It is tough to recruit for the hydraulic and pneumatic products business because it is such a niche market, says Mike Williams, BFP’s corporate recruiter. When he needs to hire a sales rep, he wants someone with experience, which is difficult to find in the general job-seeking population. Because the industry is so small, his number-one referral method is word of mouth, but when he has to fill 15 to 20 sales positions a year, talking to his network isn’t always enough.
Once his personal contacts are tapped out, Williams goes online. “I’d rather use the Internet to recruit,” he says. “When you run an ad in the newspaper, you don’t know what you are going to get. It’s not targeted enough.”
His approach to online recruiting is twofold. First, Williams posts ads online, at BFP’s Web site, at job-specific boards such as Salesgiant.com and Industrysalespros.com, and at targeted industry association sites. After that, he starts hunting for prospects. He subscribes to HotJobs.com, a major online career site where he does daily searches of the résumé database. “For $600 a month, I can access their database as often as I want,” he says. “Compared to newspaper ads, that’s cheap.”
The cost savings is significant. For example, Williams has a sales position open in BFP’s Dallas office. A Sunday ad in the Dallas Morning News costs him $3,000 and will net him roughly 30 résumés, 10 percent of which will be relevant, he says. “Salespeople think they can sell anything, so they apply to every job, but it’s tough to bring in a candidate who doesn’t have fluid power experience.” By comparison, a recent keyword search of HotJob’s résumé database garnered 52 résumés, 8 of which included industry experience.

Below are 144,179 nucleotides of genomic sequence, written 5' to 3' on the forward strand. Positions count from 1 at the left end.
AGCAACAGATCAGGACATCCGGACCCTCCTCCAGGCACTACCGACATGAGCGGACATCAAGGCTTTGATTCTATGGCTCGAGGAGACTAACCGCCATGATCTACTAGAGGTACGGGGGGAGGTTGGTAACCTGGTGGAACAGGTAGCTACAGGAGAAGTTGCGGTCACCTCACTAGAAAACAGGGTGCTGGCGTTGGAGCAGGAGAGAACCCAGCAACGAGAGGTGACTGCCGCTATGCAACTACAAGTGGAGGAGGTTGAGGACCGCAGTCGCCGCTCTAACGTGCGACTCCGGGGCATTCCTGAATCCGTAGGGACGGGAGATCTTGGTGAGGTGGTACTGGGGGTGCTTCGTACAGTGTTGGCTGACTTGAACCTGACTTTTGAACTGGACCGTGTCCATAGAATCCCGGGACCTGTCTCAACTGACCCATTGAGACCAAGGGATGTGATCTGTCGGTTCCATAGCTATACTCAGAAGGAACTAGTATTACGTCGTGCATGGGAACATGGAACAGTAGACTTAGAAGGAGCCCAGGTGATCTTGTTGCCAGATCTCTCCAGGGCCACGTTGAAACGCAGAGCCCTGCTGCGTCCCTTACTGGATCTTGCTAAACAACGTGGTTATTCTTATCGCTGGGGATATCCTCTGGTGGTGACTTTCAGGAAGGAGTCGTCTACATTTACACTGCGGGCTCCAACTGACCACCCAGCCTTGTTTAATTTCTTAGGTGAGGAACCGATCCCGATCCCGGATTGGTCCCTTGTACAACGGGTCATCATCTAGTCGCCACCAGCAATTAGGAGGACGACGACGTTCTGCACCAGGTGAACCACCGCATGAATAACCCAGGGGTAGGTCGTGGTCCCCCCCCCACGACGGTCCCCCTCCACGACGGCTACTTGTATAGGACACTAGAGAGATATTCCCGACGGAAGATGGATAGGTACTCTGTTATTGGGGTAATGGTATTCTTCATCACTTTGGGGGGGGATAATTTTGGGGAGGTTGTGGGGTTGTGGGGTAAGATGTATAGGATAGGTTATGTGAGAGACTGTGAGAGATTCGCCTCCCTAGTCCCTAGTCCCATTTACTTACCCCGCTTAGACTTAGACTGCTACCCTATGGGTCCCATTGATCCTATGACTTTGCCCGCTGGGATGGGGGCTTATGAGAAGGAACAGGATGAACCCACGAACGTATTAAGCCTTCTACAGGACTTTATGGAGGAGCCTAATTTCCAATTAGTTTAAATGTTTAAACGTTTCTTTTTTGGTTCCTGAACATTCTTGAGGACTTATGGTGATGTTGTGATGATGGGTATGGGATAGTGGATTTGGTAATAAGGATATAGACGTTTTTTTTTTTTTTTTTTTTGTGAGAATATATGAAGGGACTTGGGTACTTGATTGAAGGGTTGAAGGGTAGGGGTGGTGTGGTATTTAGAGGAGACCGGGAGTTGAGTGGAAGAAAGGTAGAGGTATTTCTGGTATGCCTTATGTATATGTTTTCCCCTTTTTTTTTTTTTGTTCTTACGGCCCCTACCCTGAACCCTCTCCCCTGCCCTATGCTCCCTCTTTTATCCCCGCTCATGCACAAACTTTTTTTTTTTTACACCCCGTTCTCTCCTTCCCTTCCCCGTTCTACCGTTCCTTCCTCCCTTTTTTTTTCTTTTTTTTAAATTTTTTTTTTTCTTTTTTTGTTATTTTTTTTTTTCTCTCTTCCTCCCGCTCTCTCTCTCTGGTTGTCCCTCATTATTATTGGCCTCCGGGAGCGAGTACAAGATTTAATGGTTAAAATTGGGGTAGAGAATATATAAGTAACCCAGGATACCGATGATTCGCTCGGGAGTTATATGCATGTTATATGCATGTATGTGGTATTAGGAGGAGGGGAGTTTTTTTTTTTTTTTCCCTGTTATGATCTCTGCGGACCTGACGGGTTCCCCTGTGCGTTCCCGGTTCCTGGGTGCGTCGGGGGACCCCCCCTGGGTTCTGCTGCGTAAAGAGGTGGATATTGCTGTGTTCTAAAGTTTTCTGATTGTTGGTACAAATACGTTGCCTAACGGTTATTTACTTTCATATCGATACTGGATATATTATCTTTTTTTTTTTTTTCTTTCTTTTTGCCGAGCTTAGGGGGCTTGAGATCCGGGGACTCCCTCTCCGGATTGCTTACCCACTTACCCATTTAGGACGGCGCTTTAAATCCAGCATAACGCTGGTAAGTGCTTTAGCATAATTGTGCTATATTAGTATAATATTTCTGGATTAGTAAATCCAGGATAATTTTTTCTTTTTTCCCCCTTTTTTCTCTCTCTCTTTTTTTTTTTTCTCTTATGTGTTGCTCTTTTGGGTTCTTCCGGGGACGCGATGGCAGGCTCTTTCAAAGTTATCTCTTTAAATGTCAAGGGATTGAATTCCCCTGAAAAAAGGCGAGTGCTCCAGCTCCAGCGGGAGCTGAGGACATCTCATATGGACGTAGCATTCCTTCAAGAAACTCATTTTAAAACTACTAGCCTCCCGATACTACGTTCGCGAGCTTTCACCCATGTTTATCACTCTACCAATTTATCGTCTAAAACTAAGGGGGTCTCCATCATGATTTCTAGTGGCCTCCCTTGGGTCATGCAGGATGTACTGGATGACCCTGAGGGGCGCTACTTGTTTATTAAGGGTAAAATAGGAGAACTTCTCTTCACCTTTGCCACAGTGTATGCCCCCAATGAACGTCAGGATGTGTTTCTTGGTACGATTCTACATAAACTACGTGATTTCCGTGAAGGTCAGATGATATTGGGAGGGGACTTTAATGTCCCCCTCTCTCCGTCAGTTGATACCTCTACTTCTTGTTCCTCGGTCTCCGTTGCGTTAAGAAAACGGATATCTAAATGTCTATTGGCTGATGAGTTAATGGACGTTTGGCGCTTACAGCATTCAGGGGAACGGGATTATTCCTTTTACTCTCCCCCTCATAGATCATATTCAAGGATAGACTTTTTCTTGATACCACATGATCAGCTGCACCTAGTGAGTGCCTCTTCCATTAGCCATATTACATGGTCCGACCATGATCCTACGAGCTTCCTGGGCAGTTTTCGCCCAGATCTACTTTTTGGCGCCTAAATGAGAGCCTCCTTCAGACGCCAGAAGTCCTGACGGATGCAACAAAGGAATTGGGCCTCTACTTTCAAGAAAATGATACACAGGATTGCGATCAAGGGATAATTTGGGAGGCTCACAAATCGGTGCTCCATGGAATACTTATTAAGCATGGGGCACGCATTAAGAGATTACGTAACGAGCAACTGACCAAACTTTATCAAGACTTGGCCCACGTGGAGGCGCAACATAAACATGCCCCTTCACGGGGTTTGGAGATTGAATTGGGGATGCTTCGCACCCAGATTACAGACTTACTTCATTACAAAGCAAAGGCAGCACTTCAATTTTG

“I find more qualified candidates by searching for résumés than posting ads,” he admits. He does targeted keyword searches, such as “hydraulics, mechanical, and sales,” which helps narrow his results to people with specific industry or related experience.
Many of the candidates he finds online are “passive job seekers” — people who aren’t looking for jobs necessarily but want to keep their résumés out there. That’s fine with Williams, because even if they aren’t interested in the job, they may know people who are. He recently found the résumé of a woman who had hydraulic experience but wasn’t looking for an outside sales position. Williams asked if she knew of anyone who was, and three days later received the names of three potential candidates from a colleague of hers. He had a phone interview set up with one of them that day. “The Internet is a launch pad to expand my network,” he says.
These targeted recruiting efforts have dramatically reduced the time and money that BFP spends on recruiting. Williams’s average cost for an Internet hire is $377, versus $2,000 to $3,000 for a newspaper hire and even more for an agency referral. Last year, 25 percent of his new hires were found online, and he expects that percentage to rise as he targets more focused job sites. “Recruiting online takes work, but it saves us a lot of money.”
Workforce, December 2001, pp. 75-76 — Subscribe Now!